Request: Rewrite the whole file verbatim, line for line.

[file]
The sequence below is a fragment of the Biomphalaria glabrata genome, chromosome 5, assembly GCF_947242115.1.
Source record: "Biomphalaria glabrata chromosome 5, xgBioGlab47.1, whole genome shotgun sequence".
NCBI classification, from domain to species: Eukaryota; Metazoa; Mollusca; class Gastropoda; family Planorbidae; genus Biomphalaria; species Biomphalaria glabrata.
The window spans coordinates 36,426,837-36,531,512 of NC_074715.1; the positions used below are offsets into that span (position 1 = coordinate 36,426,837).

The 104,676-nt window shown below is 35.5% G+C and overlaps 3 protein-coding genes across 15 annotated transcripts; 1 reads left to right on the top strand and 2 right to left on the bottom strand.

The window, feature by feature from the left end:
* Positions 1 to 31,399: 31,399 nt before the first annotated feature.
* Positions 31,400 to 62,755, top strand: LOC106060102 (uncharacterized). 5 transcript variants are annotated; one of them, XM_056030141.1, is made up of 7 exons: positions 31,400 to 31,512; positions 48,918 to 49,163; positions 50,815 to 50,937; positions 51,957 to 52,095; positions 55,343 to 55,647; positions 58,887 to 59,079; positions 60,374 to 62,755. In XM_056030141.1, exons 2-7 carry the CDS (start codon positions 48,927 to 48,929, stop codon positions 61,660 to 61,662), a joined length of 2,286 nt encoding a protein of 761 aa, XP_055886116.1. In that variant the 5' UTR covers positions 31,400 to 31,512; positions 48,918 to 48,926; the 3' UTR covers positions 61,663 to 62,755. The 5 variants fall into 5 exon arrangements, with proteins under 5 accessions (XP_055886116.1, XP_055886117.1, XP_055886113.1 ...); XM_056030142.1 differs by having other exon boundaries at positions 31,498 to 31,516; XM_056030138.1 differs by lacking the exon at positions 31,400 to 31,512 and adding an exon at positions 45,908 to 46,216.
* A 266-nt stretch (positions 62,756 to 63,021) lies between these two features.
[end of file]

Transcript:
The sequence below is a fragment of the Biomphalaria glabrata genome, chromosome 5, assembly GCF_947242115.1.
Source record: "Biomphalaria glabrata chromosome 5, xgBioGlab47.1, whole genome shotgun sequence".
NCBI classification, from domain to species: Eukaryota; Metazoa; Mollusca; class Gastropoda; family Planorbidae; genus Biomphalaria; species Biomphalaria glabrata.
The window spans coordinates 36,426,837-36,531,512 of NC_074715.1; the positions used below are offsets into that span (position 1 = coordinate 36,426,837).

The 104,676-nt window shown below is 35.5% G+C and overlaps 3 protein-coding genes across 15 annotated transcripts; 1 reads left to right on the top strand and 2 right to left on the bottom strand.

The window, feature by feature from the left end:
* Positions 1 to 31,399: 31,399 nt before the first annotated feature.
* Positions 31,400 to 62,755, top strand: LOC106060102 (uncharacterized). 5 transcript variants are annotated; one of them, XM_056030141.1, is made up of 7 exons: positions 31,400 to 31,512; positions 48,918 to 49,163; positions 50,815 to 50,937; positions 51,957 to 52,095; positions 55,343 to 55,647; positions 58,887 to 59,079; positions 60,374 to 62,755. In XM_056030141.1, exons 2-7 carry the CDS (start codon positions 48,927 to 48,929, stop codon positions 61,660 to 61,662), a joined length of 2,286 nt encoding a protein of 761 aa, XP_055886116.1. In that variant the 5' UTR covers positions 31,400 to 31,512; positions 48,918 to 48,926; the 3' UTR covers positions 61,663 to 62,755. The 5 variants fall into 5 exon arrangements, with proteins under 5 accessions (XP_055886116.1, XP_055886117.1, XP_055886113.1 ...); XM_056030142.1 differs by having other exon boundaries at positions 31,498 to 31,516; XM_056030138.1 differs by lacking the exon at positions 31,400 to 31,512 and adding an exon at positions 45,908 to 46,216.
* A 266-nt stretch (positions 62,756 to 63,021) lies between these two features.